THE MOST EFFECTIVE DEMOTED TERRORIST. Following up on Matt's item below, it's worth noting this Eli Lake report yesterday that a move was afoot to lower the price on Abu Musab al-Zarqawi's head before he was killed because of a somewhat different assessment of his importance on the part of U.S. forces:
Even as American and Iraqi soldiers were closing in on Abu Musab al-Zarqawi, the commander of the American forces in Iraq was trying to get Washington to lower the terrorist leader's importance and profile.
In May, the Multinational Forces in Iraq sent a cable marked "secret" to the Pentagon requesting that the reward of $25 million for Zarqawi's capture be reduced, according to military and administration officials.
The request was part of a recalculation by American war planners who had noticed that the leader of Al Qaeda in Iraq's role in the insurgency was gradually diminishing after Iraq's foreign fighters, Islamists, and irredentist Baathists in January formed a new umbrella terror organization known as the Mujahadin Shura Council, or consultative council of holy warriors.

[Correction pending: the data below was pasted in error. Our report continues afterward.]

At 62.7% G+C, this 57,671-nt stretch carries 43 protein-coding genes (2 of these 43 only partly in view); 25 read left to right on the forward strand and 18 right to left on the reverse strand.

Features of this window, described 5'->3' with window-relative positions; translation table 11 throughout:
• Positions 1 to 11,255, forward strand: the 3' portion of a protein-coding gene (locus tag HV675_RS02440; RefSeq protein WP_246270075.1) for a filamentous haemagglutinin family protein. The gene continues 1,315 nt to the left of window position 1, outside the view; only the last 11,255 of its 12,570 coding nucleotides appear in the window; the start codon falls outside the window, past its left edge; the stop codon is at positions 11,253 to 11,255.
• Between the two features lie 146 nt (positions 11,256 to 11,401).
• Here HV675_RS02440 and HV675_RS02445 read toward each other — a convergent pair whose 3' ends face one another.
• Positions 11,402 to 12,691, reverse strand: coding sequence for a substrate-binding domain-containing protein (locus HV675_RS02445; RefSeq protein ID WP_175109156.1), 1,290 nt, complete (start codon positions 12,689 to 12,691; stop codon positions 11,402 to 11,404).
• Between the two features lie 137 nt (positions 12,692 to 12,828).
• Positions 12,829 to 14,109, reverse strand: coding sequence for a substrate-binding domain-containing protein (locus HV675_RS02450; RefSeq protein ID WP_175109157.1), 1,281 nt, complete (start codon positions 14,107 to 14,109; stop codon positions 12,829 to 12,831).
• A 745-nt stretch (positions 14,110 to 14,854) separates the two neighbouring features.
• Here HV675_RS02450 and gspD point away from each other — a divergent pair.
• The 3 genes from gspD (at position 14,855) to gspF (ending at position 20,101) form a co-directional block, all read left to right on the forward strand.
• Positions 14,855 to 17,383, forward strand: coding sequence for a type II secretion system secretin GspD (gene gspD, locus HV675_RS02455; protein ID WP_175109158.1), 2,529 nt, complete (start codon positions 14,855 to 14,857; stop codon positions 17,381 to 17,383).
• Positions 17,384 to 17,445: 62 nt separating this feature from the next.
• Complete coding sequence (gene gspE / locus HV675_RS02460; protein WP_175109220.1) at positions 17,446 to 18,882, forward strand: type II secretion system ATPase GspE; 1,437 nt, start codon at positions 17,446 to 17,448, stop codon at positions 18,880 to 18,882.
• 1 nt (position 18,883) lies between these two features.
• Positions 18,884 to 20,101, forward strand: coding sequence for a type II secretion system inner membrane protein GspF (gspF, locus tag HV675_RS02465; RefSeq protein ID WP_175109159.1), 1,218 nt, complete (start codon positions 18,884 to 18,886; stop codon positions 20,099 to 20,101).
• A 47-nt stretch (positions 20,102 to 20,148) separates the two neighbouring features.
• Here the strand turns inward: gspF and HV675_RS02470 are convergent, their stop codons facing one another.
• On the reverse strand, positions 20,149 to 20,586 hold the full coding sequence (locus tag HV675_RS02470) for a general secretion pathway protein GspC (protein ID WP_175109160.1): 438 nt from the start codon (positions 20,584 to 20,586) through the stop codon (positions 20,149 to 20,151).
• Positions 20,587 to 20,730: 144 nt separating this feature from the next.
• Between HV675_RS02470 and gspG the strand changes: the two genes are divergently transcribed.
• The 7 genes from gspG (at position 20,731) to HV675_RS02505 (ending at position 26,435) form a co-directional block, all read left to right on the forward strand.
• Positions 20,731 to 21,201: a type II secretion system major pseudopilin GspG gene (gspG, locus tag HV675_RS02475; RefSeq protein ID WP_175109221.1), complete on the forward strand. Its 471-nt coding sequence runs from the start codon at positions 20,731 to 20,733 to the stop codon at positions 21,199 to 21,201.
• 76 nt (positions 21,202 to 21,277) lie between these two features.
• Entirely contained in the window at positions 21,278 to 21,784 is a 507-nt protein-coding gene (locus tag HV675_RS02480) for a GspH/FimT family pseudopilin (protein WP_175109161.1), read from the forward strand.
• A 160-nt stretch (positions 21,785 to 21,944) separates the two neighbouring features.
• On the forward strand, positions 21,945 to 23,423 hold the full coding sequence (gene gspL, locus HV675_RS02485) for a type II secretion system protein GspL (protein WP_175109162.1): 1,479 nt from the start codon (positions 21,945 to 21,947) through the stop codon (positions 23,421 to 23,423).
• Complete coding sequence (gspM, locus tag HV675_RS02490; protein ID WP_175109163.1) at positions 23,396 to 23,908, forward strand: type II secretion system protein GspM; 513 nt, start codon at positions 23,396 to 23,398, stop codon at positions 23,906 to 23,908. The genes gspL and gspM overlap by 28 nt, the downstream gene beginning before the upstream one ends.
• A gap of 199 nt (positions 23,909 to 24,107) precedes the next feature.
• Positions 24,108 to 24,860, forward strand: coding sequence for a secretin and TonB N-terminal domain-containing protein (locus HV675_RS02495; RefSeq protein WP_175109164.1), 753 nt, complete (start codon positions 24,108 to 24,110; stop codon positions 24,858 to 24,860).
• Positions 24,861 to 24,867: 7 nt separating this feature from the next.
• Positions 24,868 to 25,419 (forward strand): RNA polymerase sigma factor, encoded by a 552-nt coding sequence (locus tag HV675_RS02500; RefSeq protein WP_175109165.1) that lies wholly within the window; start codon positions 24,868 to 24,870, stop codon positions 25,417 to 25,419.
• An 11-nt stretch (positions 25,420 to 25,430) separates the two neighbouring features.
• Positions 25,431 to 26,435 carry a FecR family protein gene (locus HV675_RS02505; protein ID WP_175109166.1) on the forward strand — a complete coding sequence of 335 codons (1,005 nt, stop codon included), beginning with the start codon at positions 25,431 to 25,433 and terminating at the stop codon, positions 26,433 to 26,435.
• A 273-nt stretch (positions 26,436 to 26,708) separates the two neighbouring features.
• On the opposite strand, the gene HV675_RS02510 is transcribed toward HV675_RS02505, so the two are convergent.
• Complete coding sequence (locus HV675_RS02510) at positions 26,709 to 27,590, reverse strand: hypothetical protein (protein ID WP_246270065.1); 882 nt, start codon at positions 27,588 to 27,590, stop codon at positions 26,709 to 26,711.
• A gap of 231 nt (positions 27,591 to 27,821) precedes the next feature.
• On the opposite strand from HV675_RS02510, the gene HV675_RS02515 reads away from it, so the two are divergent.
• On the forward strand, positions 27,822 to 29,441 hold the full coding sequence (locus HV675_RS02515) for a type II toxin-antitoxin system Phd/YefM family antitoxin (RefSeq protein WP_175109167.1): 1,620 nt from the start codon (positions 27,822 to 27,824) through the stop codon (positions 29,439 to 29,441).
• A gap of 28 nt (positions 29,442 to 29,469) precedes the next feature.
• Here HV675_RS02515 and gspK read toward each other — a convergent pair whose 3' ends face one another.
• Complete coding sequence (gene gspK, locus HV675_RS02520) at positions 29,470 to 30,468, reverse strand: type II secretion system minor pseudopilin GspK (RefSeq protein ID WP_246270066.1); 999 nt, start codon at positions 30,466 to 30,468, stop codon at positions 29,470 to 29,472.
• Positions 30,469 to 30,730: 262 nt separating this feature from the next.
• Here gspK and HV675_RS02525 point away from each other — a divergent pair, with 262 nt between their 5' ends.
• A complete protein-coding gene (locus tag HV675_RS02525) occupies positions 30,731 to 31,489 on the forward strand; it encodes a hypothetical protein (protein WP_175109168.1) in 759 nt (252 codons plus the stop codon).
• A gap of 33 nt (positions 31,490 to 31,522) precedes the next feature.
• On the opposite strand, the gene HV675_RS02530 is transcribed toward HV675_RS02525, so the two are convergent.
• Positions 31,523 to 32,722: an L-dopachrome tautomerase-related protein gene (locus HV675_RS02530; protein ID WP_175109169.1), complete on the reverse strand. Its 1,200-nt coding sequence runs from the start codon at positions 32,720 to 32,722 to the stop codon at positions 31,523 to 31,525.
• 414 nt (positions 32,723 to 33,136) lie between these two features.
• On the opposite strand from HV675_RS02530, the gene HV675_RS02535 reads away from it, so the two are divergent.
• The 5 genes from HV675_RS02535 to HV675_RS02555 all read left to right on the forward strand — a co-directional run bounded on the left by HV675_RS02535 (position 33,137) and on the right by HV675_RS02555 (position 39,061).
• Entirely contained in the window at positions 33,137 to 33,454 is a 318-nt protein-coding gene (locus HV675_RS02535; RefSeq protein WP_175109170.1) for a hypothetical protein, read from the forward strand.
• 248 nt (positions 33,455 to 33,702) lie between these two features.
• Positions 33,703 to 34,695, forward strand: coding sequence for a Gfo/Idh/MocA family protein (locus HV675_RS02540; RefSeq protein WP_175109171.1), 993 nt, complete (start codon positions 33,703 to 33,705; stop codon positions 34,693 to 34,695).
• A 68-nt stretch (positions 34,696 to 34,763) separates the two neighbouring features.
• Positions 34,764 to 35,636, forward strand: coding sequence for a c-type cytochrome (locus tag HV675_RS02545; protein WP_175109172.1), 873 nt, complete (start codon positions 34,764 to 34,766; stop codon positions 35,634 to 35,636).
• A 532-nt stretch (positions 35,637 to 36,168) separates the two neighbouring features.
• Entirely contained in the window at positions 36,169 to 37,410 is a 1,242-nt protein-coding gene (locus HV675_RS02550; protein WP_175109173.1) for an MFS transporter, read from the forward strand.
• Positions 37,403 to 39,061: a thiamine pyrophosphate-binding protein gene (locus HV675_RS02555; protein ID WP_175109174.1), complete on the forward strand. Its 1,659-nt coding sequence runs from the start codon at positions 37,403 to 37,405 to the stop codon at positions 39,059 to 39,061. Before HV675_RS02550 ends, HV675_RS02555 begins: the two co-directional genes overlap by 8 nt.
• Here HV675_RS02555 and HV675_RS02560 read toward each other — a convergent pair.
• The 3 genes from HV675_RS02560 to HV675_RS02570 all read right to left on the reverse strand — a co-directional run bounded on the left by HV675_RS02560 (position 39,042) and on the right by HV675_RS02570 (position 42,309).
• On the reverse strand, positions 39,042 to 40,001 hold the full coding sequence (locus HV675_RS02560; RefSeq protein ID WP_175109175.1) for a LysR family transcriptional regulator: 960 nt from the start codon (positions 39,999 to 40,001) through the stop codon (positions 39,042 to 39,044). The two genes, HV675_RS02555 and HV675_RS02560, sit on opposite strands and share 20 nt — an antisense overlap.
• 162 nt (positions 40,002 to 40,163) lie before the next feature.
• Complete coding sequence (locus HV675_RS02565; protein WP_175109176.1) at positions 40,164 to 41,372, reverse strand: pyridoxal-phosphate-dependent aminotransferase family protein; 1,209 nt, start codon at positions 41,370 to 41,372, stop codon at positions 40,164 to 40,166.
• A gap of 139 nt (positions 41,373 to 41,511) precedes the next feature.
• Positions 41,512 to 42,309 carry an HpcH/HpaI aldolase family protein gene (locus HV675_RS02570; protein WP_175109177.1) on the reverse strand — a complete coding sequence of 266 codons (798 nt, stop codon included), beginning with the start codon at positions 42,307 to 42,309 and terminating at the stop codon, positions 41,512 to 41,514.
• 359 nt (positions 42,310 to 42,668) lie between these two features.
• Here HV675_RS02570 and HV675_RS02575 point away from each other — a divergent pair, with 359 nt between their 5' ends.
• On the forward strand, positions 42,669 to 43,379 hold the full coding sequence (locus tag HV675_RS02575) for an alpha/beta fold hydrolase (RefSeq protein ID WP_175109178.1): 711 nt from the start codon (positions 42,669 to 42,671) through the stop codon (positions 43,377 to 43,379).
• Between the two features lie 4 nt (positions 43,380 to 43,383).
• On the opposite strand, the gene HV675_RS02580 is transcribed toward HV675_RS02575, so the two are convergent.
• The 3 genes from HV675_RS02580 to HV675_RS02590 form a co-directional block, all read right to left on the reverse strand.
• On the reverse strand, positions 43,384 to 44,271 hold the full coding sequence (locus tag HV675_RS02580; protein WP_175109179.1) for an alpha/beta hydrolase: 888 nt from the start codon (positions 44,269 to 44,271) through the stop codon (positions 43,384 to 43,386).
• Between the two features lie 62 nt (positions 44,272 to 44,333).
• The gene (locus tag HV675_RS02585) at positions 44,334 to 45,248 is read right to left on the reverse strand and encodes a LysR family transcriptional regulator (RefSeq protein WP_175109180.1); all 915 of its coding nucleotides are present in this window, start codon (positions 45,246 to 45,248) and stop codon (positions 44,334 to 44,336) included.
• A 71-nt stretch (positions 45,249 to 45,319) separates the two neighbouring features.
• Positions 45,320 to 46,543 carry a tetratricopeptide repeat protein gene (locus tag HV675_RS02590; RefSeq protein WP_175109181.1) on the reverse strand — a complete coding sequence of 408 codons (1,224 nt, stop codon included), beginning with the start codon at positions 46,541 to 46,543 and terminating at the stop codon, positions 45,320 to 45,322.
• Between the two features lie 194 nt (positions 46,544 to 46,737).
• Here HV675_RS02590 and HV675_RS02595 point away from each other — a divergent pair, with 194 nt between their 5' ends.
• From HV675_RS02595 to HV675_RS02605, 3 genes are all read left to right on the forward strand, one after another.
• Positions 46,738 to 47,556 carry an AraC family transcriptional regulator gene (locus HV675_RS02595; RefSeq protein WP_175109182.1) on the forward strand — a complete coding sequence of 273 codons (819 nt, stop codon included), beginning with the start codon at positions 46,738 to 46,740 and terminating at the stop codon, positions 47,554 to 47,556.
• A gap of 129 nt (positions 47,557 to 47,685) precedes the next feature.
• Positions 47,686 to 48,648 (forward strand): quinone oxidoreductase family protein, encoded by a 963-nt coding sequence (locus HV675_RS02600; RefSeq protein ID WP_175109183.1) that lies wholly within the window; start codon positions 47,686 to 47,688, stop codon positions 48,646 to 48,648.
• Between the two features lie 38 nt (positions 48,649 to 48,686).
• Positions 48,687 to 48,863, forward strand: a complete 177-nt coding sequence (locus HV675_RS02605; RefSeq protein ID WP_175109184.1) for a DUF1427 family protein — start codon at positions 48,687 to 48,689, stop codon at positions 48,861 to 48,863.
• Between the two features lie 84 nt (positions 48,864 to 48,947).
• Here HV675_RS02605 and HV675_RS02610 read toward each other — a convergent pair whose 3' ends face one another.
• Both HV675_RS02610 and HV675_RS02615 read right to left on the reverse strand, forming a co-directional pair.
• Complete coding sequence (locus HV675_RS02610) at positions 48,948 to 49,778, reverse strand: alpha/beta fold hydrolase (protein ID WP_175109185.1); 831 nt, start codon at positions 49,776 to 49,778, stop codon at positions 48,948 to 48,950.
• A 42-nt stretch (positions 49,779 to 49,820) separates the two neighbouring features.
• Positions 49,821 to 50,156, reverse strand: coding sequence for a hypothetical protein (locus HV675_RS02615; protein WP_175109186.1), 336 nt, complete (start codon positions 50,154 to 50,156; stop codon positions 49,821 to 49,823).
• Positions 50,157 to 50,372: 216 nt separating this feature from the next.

The new constellation of car bombers and kidnappers significantly reduced the role of Al Qaeda in Iraq, relegating it to just one of a number of groups under the leadership not of the Jordanian-born Zarqawi, but an Iraqi, Abdullah Rashid al-Baghdadi.
This development, according to two military sources, persuaded America's top generals that the enemy's organization had become less reliant on a top-down hierarchy. The strategy to reduce the monetary reward for Zarqawi in part reflected a recognition that the man himself had been demoted.
Also, I'm inclined to agree with Eric Umansky, who, in the comments on Matt's item, questions Matt's comparison of Zarqawi to David Ben Gurion as well as his sense of who gets called what. This article on "Jewish Terrorism" makes it very clear that historians are quite willing to call certain founders of the Jewish state terrorists, but Ben Gurion is not the person at whom they generally point fingers.